Evaluation of an Education Strategy versus Usual Care to Implement the STEADI Algorithm in Primary Care Clinics in an Academic Medical Center
Received 4 April 2020
Accepted for publication 13 June 2020
Published 3 July 2020 Volume 2020:15 Pages 1059—1066
Checked for plagiarism Yes
Review by Single anonymous peer review
Peer reviewer comments 2
Editor who approved publication: Dr Richard Walker
Kelly Urban,1 Patricia B Wright,1 Amy L Hester,1,2 Geoffrey Curran,3 Martha Rojo,1 Pao-Feng Tsai4
1College of Nursing, University of Arkansas for Medical Sciences, Little Rock, Arkansas, USA; 2HD Nursing, Bauxite, Arkansas, USA; 3College of Pharmacy, University of Arkansas for Medical Sciences, Little Rock, Arkansas, USA; 4School of Nursing, Auburn University, Auburn, Alabama, USA
Correspondence: Kelly Urban
College of Nursing, University of Arkansas for Medical Sciences, 4301 West Markham Street, Slot 526, Little Rock, Arkansas 72205, USA
Tel +1 501-416-3895
Fax +1 501-686-7942
Email [email protected]
Background: Although falls are the leading cause of morbidity and mortality in the US in the older adult population, there is little information regarding implementation of evidence-based fall prevention guidelines within primary care settings. The objective of this study was to address this gap in the literature by determining the effectiveness of the use of education and written materials as implementation strategies.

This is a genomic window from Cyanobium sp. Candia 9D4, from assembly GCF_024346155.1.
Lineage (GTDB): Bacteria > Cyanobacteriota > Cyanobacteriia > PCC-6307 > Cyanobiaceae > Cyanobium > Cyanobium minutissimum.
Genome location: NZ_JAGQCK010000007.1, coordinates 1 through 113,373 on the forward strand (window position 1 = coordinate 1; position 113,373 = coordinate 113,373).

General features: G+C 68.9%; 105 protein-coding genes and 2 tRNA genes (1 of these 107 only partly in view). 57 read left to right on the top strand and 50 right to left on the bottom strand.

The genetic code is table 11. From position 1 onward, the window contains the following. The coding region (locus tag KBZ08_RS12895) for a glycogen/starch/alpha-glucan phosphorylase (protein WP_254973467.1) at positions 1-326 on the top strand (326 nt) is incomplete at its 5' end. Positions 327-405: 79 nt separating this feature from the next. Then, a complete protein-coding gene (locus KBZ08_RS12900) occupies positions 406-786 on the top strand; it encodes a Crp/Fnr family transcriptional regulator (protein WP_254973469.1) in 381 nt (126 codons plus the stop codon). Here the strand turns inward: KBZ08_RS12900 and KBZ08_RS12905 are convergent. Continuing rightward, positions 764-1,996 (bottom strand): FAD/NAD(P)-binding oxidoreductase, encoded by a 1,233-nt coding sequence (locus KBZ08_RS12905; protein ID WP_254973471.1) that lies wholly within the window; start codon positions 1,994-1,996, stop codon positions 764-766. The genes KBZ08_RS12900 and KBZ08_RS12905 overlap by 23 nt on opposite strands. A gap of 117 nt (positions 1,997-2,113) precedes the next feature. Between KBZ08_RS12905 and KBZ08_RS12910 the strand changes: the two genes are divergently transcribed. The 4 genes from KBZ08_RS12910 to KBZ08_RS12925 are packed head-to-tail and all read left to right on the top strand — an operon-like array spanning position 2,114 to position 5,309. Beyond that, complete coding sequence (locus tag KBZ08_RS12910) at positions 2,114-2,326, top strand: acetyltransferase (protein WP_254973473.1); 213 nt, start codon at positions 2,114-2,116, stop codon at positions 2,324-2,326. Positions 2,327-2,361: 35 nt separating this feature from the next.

Methods: Using a prospective, mixed methods, controlled before-and-after study design, we studied the effect of the Stopping Elderly Accidents, Deaths, and Injuries (STEADI) education and written materials on knowledge and intention to use in primary care clinics as well as test the screening, assessment, and intervention behaviors. This manuscript details the quantitative findings of the study, using STEADI Knowledge Test, Continuing Professional Development (CPD) Reaction Questionnaire, and EMR Reports. We compared data between the study arms (usual implementation versus education implementation) using descriptive statistics, paired t-tests, and factorial ANOVAs.